I was holding back on upgrading my ChatGPT account to a paid version until this past week. A podcast contrasting GPT 3.5 to GPT 4 was the tipping point. Vast improvements lie ahead. For me, improved AI-assisted writing was the place to start. It was an easy place to assess how creative it could be, how close to emulating human communication it could come.
At Point of Reference, we don’t produce the conventional one-page customer case studies. Or, as ChatGPT would describe these pieces: “meticulously curated and professionally enhanced customer case studies, optimized for brand alignment and audience engagement.” It turns out that our buyers, customer marketers, rarely downloaded case studies from our website. Go figure! We make more in-depth, organic (a.k.a. unvarnished) customer interviews available on our website on the Our Advocates page. One of these interviews, featuring Colette Chavalia of Databricks, was used as the source content for GPT 4 to do its magic. Here’s the process I followed to get to the end result:
- My first (of many) prompts was to “write a 500-word customer case study using this interview transcript.” For comparison, you can see the original transcript, as well as the finished product (no formatting, just copy).
- I learned, when working with different interview transcripts, that GPT 4 has a prompt limit of 2,048 characters. If your transcripts are longer than that, just start with the first 2,048 characters, and regenerate a response.
- You can copy the next 2,048 characters and tell it to “incorporate this additional copy into the case study.” Then repeat as often as needed.
- Not only will the additional content result in different versions, the Regenerate button will produce different flavors of the same information. You could literally do this all day long since there’s something you’ll like about one version, but not another. Same goes for specific things you don’t like.
- Some of the word choices used to summarize benefits and challenges were quite good, and different from what I would have come up with. Loved that.
- Each iteration highlighted different aspects of the interview and even used different headings and groupings. So I picked what I wanted and gave it prompts with specific inclusions and exclusions. It effortlessly kept track of it’s history, which was impressive. A “longer memory” is one of the key improvements in GPT 4.
- After a few rounds, I realized that GPT hadn’t used many customer quotes, which in our opinion, are the best, most authentic part of any customer story. So, I prompted it to “include as many compelling quotes as possible, “while keeping to the word count limit of 550.” I gave it a bit more space to work with.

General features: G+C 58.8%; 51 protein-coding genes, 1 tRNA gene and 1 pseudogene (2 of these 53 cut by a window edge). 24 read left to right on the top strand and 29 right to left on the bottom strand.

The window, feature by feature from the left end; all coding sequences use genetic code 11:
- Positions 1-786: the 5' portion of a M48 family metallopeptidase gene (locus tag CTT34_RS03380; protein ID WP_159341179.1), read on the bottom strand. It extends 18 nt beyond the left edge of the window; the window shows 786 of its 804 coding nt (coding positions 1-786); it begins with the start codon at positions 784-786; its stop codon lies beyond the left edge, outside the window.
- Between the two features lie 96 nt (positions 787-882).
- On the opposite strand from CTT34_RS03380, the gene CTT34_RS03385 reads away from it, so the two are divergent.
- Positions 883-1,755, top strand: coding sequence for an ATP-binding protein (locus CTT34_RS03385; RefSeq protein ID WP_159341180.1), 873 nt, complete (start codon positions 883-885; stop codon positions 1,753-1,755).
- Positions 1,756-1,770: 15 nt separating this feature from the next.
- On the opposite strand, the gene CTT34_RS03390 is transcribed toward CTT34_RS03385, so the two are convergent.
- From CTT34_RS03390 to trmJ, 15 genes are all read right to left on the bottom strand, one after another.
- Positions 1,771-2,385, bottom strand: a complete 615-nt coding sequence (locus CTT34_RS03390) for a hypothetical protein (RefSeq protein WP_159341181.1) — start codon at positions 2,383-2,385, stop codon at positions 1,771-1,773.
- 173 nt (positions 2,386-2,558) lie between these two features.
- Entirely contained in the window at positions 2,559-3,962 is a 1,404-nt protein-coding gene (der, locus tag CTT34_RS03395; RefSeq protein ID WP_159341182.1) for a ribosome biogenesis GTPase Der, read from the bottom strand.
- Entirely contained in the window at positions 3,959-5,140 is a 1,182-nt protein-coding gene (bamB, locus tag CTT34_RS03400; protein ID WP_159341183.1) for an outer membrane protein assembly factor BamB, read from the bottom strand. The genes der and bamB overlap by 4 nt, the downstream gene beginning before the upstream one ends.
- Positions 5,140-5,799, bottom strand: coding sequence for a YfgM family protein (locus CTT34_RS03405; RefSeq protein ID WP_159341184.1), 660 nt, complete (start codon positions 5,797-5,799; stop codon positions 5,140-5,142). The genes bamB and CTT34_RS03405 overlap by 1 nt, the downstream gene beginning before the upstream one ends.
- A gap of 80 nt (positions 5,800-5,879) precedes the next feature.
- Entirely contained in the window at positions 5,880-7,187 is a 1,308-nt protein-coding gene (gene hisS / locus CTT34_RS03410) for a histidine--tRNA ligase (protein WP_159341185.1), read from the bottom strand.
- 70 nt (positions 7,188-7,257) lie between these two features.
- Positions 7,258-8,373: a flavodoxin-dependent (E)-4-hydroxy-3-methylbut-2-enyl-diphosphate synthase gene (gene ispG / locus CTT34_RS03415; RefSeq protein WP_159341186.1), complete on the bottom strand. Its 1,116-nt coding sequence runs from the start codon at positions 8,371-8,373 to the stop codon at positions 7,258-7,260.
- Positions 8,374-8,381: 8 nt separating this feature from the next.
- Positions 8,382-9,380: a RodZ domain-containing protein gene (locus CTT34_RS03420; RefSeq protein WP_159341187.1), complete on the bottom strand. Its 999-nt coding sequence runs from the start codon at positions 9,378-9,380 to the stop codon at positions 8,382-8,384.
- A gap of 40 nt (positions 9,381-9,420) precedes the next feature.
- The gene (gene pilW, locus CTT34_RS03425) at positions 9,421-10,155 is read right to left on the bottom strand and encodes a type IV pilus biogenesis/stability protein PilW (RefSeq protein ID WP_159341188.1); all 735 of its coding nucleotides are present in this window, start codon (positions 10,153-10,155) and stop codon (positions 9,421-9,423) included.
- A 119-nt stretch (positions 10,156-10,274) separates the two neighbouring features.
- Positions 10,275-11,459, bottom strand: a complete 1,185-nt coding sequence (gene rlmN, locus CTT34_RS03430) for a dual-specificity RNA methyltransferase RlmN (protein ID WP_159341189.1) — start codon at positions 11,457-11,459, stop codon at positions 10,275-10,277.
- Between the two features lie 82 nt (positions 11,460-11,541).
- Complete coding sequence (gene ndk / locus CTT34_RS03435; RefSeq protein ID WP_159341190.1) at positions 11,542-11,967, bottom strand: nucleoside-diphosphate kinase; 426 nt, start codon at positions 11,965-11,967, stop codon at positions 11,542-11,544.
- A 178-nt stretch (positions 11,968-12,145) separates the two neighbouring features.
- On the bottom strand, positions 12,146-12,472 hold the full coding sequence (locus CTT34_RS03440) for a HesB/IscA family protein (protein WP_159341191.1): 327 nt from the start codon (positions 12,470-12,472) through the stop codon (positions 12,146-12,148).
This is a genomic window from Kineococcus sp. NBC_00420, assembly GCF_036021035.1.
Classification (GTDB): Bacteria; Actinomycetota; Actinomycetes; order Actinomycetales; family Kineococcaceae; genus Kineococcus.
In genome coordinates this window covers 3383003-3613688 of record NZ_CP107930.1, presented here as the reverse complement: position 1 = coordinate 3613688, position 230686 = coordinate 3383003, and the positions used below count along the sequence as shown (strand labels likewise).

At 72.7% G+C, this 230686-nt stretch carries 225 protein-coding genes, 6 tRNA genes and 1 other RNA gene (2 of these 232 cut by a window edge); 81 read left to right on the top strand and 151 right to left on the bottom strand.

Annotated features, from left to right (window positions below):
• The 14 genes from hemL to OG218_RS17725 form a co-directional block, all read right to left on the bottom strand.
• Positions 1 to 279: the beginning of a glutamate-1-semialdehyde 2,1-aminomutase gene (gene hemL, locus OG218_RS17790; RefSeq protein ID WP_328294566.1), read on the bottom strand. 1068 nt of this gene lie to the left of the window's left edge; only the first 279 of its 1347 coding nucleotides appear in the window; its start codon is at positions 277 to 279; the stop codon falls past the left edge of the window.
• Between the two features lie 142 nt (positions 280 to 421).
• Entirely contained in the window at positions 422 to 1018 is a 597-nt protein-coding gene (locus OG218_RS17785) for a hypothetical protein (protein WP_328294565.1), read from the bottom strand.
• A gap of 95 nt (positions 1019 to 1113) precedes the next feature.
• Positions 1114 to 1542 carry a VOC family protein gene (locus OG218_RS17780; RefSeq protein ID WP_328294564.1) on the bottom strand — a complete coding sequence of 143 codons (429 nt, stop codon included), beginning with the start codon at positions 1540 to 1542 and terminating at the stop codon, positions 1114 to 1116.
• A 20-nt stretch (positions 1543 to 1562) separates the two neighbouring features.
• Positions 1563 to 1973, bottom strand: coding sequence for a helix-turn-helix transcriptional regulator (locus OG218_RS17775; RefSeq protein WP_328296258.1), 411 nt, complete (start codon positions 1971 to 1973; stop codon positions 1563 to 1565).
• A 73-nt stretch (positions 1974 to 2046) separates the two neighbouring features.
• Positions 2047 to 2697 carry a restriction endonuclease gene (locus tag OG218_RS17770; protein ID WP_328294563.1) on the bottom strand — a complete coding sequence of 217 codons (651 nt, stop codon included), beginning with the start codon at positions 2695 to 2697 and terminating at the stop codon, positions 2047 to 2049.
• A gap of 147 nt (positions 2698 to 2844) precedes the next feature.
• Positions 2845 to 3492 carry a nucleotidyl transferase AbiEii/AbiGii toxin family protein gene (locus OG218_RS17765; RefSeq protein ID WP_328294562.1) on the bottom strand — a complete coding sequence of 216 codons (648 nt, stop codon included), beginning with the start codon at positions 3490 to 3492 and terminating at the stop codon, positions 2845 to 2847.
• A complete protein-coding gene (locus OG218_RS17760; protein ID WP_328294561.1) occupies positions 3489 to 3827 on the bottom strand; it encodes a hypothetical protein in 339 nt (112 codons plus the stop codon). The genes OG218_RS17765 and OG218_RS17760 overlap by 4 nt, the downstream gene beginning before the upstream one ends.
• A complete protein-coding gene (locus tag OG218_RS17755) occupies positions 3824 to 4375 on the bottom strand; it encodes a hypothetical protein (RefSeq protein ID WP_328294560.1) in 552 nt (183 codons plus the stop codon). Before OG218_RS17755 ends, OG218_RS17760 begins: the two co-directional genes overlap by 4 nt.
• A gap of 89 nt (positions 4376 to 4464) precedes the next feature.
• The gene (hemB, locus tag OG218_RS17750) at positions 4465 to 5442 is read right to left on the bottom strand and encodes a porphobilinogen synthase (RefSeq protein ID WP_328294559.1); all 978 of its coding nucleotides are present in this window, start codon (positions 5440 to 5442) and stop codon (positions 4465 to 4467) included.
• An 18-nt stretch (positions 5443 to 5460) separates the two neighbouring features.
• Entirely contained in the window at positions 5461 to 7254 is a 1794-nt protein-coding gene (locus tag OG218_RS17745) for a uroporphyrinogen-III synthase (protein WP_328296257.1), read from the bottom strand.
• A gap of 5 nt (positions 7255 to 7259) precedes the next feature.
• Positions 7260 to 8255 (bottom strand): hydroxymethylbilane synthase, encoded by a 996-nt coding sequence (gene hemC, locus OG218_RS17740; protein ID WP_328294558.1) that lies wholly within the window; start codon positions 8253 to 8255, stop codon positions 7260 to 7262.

- Ultimately, I got something that was 90% to my personal and highly subjective satisfaction. There were still some parts that weren’t quite right, but it brought me to a good starting point for my final editing process.
Did it save time? Actually, it took longer than I expected to get to that “last mile” version, but I’m sure it gets faster as you learn how best to interact with ChatGPT for specific needs. One thing I didn’t try this time around was to prompt it to emulate a writing style. This could be based on other similar documents written in a desirable way, or some well-known author, or actor for that matter. The possibilities are endless.
What’s really important, at least to me, is that AI-supported copy doesn’t become generic, predictable business-speak. That just won’t achieve the level of engagement that unexpected, interesting, thought or emotion-provoking copy can. Of course, this can happen if there is no AI involved at all, so keep that in mind when comparing the “authors.”
To get to a happy place with GPT 4, it needs a fair amount of human guidance. Definitely not a one-and-done affair. And keep in mind, this is THE most mature generative AI technology available. And for only $20 per month. That’s mind-boggling.
Over time I could envision making a list of likes and dislikes, guidelines for consistency, and including that in a prompt used early in the copy generating process. That would save time by eliminating some of the iterations. The leap from the 3.5 to 4 model was, I heard on that podcast, like going from a bee to a squirrel’s brain size. Not sure exactly how that comparison is made, but it seems substantial on the surface. Makes me wonder what surprises are ahead for version 5, 6 and beyond. When will the brain be bigger than a human’s, and what brain is that!?
I hope this gives you some ideas, whether you’re still on the fence, or already using AI for writing. If you’ve been using GPT 4 for this purpose, what’s your experience been? Any tips for maximizing the efficiency of the process and getting what you consider high quality?